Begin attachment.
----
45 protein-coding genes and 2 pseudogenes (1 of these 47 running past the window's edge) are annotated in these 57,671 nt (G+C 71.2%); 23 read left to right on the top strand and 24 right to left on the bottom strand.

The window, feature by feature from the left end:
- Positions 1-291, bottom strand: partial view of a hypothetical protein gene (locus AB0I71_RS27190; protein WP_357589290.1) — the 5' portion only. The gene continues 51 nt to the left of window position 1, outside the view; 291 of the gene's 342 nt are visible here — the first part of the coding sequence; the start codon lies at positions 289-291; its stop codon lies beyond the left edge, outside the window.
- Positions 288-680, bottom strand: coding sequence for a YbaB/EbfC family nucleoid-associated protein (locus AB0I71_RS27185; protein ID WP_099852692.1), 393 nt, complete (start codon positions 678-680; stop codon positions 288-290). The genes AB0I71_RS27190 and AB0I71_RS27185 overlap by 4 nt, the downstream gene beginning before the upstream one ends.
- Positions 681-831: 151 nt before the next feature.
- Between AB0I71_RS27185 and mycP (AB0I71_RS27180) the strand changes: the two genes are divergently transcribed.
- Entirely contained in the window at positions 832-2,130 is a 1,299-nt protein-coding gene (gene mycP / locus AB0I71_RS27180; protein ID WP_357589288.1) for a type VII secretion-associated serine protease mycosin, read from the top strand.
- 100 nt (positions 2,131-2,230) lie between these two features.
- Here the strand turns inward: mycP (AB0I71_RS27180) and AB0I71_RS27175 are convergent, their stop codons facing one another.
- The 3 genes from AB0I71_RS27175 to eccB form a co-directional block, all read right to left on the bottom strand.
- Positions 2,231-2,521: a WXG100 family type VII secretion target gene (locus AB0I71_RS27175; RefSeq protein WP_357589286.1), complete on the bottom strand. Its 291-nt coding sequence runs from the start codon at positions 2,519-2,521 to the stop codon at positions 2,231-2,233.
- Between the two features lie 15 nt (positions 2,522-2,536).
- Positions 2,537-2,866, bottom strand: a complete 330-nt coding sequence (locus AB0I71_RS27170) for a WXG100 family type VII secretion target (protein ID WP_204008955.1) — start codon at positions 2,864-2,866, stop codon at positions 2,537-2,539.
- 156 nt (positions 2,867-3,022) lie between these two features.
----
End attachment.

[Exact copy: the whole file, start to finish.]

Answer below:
45 protein-coding genes and 2 pseudogenes (1 of these 47 running past the window's edge) are annotated in these 57,671 nt (G+C 71.2%); 23 read left to right on the top strand and 24 right to left on the bottom strand.

The window, feature by feature from the left end:
- Positions 1-291, bottom strand: partial view of a hypothetical protein gene (locus AB0I71_RS27190; protein WP_357589290.1) — the 5' portion only. The gene continues 51 nt to the left of window position 1, outside the view; 291 of the gene's 342 nt are visible here — the first part of the coding sequence; the start codon lies at positions 289-291; its stop codon lies beyond the left edge, outside the window.
- Positions 288-680, bottom strand: coding sequence for a YbaB/EbfC family nucleoid-associated protein (locus AB0I71_RS27185; protein ID WP_099852692.1), 393 nt, complete (start codon positions 678-680; stop codon positions 288-290). The genes AB0I71_RS27190 and AB0I71_RS27185 overlap by 4 nt, the downstream gene beginning before the upstream one ends.
- Positions 681-831: 151 nt before the next feature.
- Between AB0I71_RS27185 and mycP (AB0I71_RS27180) the strand changes: the two genes are divergently transcribed.
- Entirely contained in the window at positions 832-2,130 is a 1,299-nt protein-coding gene (gene mycP / locus AB0I71_RS27180; protein ID WP_357589288.1) for a type VII secretion-associated serine protease mycosin, read from the top strand.
- 100 nt (positions 2,131-2,230) lie between these two features.
- Here the strand turns inward: mycP (AB0I71_RS27180) and AB0I71_RS27175 are convergent, their stop codons facing one another.
- The 3 genes from AB0I71_RS27175 to eccB form a co-directional block, all read right to left on the bottom strand.
- Positions 2,231-2,521: a WXG100 family type VII secretion target gene (locus AB0I71_RS27175; RefSeq protein WP_357589286.1), complete on the bottom strand. Its 291-nt coding sequence runs from the start codon at positions 2,519-2,521 to the stop codon at positions 2,231-2,233.
- Between the two features lie 15 nt (positions 2,522-2,536).
- Positions 2,537-2,866, bottom strand: a complete 330-nt coding sequence (locus AB0I71_RS27170) for a WXG100 family type VII secretion target (protein ID WP_204008955.1) — start codon at positions 2,864-2,866, stop codon at positions 2,537-2,539.
- 156 nt (positions 2,867-3,022) lie between these two features.